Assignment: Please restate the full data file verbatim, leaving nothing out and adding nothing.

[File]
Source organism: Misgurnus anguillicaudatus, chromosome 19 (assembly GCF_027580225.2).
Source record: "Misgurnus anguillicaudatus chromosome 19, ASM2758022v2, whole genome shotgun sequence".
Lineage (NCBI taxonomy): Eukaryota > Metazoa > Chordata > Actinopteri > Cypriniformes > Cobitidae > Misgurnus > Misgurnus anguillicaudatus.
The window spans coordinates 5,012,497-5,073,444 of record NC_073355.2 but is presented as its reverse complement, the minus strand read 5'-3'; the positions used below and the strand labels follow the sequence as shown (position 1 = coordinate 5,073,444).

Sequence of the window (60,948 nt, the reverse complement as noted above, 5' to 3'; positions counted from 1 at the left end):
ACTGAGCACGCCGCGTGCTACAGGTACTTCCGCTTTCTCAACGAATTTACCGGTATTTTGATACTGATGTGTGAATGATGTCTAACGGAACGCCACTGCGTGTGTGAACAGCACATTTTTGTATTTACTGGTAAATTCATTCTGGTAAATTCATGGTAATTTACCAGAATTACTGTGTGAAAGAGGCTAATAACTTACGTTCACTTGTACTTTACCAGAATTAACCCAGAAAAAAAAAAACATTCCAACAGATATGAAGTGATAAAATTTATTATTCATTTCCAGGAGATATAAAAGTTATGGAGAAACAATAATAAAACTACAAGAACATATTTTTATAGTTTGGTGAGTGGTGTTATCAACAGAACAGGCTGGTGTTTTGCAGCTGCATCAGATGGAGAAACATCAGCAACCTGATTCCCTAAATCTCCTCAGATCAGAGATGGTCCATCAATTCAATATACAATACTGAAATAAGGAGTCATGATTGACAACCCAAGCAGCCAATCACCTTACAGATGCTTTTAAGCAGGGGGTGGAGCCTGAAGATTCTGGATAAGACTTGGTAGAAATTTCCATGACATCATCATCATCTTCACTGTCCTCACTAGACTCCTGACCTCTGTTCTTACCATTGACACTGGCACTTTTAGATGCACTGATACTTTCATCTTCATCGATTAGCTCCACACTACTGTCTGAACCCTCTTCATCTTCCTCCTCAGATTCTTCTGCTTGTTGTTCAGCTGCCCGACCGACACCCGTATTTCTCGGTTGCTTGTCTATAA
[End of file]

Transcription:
Source organism: Misgurnus anguillicaudatus, chromosome 19 (assembly GCF_027580225.2).
Source record: "Misgurnus anguillicaudatus chromosome 19, ASM2758022v2, whole genome shotgun sequence".
Lineage (NCBI taxonomy): Eukaryota > Metazoa > Chordata > Actinopteri > Cypriniformes > Cobitidae > Misgurnus > Misgurnus anguillicaudatus.
The window spans coordinates 5,012,497-5,073,444 of record NC_073355.2 but is presented as its reverse complement, the minus strand read 5'-3'; the positions used below and the strand labels follow the sequence as shown (position 1 = coordinate 5,073,444).

Sequence of the window (60,948 nt, the reverse complement as noted above, 5' to 3'; positions counted from 1 at the left end):
ACTGAGCACGCCGCGTGCTACAGGTACTTCCGCTTTCTCAACGAATTTACCGGTATTTTGATACTGATGTGTGAATGATGTCTAACGGAACGCCACTGCGTGTGTGAACAGCACATTTTTGTATTTACTGGTAAATTCATTCTGGTAAATTCATGGTAATTTACCAGAATTACTGTGTGAAAGAGGCTAATAACTTACGTTCACTTGTACTTTACCAGAATTAACCCAGAAAAAAAAAAACATTCCAACAGATATGAAGTGATAAAATTTATTATTCATTTCCAGGAGATATAAAAGTTATGGAGAAACAATAATAAAACTACAAGAACATATTTTTATAGTTTGGTGAGTGGTGTTATCAACAGAACAGGCTGGTGTTTTGCAGCTGCATCAGATGGAGAAACATCAGCAACCTGATTCCCTAAATCTCCTCAGATCAGAGATGGTCCATCAATTCAATATACAATACTGAAATAAGGAGTCATGATTGACAACCCAAGCAGCCAATCACCTTACAGATGCTTTTAAGCAGGGGGTGGAGCCTGAAGATTCTGGATAAGACTTGGTAGAAATTTCCATGACATCATCATCATCTTCACTGTCCTCACTAGACTCCTGACCTCTGTTCTTACCATTGACACTGGCACTTTTAGATGCACTGATACTTTCATCTTCATCGATTAGCTCCACACTACTGTCTGAACCCTCTTCATCTTCCTCCTCAGATTCTTCTGCTTGTTGTTCAGCTGCCCGACCGACACCCGTATTTCTCGGTTGCTTGTCTATAA